John Lindsay was born in Hattiesburg Mississippi. He was an excellent baseball player and someday he, his coaches, and family all believed he would be a Major League star. In 1995, when he finished high school The Colorado Rockies acquired his rights in the 13th round of that year’s player draft and he eagerly signed and reported.At 18, he was a professional baseball player. He went to the rookie league anticipating the day he would be playing in the “Big Show.”
This month, 15 years later, at the age of 34, the 225 pound, six foot two, first baseman reached the major leagues for the very first time as a September "call up" for the Los Angeles Dodgers. Under the arcane rules of this game, teams are allowed to expand their rosters on September 1st. There is a limit, and most teams only add those they want to evaluate against the better pitching in the Major Leagues, or may help win a Division Title. In the case of teams that are no longer in contention to reach the play-offs, the number is usually greater. The Dodgers, who as of last night were 11 games out of first place have not conceded it is over, but as the saying goes in the clubhouse, “you can pretty much stick a fork in them, ‘cause they’re done.”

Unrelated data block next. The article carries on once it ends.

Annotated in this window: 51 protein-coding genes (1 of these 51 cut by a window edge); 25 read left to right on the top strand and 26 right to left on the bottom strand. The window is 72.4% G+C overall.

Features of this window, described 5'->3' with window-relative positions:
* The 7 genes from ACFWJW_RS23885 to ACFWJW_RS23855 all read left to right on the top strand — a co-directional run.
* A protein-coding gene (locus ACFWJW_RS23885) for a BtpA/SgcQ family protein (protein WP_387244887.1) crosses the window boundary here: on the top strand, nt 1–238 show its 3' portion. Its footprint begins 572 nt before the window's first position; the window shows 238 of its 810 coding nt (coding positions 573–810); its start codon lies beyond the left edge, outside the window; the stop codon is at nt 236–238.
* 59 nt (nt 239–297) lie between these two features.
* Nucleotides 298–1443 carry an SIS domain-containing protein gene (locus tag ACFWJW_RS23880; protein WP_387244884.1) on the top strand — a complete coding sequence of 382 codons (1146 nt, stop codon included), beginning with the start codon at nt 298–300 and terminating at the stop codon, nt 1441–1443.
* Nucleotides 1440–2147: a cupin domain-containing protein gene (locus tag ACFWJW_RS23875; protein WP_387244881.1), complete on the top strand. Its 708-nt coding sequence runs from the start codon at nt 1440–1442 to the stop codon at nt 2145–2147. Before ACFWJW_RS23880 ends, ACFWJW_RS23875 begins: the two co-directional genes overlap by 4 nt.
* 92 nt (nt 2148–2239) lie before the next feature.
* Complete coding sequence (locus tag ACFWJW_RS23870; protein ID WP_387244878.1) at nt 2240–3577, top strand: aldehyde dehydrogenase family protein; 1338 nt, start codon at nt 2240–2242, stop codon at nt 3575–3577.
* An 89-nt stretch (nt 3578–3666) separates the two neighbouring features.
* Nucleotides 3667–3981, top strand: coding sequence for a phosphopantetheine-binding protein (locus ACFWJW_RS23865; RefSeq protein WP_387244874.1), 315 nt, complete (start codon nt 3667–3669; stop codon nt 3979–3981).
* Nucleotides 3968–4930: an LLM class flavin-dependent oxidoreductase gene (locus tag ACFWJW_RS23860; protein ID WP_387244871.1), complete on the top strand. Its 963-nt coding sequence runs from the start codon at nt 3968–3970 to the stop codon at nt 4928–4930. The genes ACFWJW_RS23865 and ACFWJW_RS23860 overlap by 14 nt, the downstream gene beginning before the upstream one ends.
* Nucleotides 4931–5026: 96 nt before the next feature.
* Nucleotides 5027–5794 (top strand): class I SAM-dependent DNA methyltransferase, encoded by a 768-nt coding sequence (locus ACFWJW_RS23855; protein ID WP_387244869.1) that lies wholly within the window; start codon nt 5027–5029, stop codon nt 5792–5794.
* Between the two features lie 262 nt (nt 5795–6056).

Enter John Lindsay. Last night, with the Dodgers trailing the San Diego Padres by 4 runs he was called off the bench to pinch hit. He is a right handed batter and statistically, right handed batters hit better against left-handed pitchers. The conventional wisdom of baseball then is that you “do it by the book,” that is, since a left-handed pitcher was at that moment standing on the pitcher’s mound for the Padres, “the book” says, you don’t let the scheduled batter hit if the game may still be in doubt and he is a left-handed batter. Rather, you “lift” him for a right-hander. The “book,” by the way, is the way managers and coaches explain moves such as this. No one has ever seen the book. It is the way in the strange world that is baseball, it has always been done, so that is what is expected. We are not supposed to understand these obscure things, only to appreciate that the manager is “smart” enough to know it.
A player officially enters a game when the umpire acknowledges him, and the public address announcer “Announces him into the game,” another obscure ritual appreciated only by the rule makers and not well understood by casual fans. The umpire saw John Lindsay approach and both signaled him into the game and made note on his line-up card that he was batting and in what position in the batting order. Once this was done, Mr. Lindsay was "officially" in his first major league game. The man, who spent 15 years as a career minor leaguer had a huge smile on his face and took his practice swings preparing to do battle.
Unfortunately, the Manager of the Padres decided, as is his option under the rules, that he did not want his left-handed pitcher to pitch to any more batters this night and proceeded from his dugout to the mound, signaled with his right hand, as is the custom, to send in the pitcher currently tossing baseballs in the home bullpen from that side of his body. While John Lindsay watched, the left-hander departed and a gaggle of infielders and the manger awaited the arrival of the new pitcher.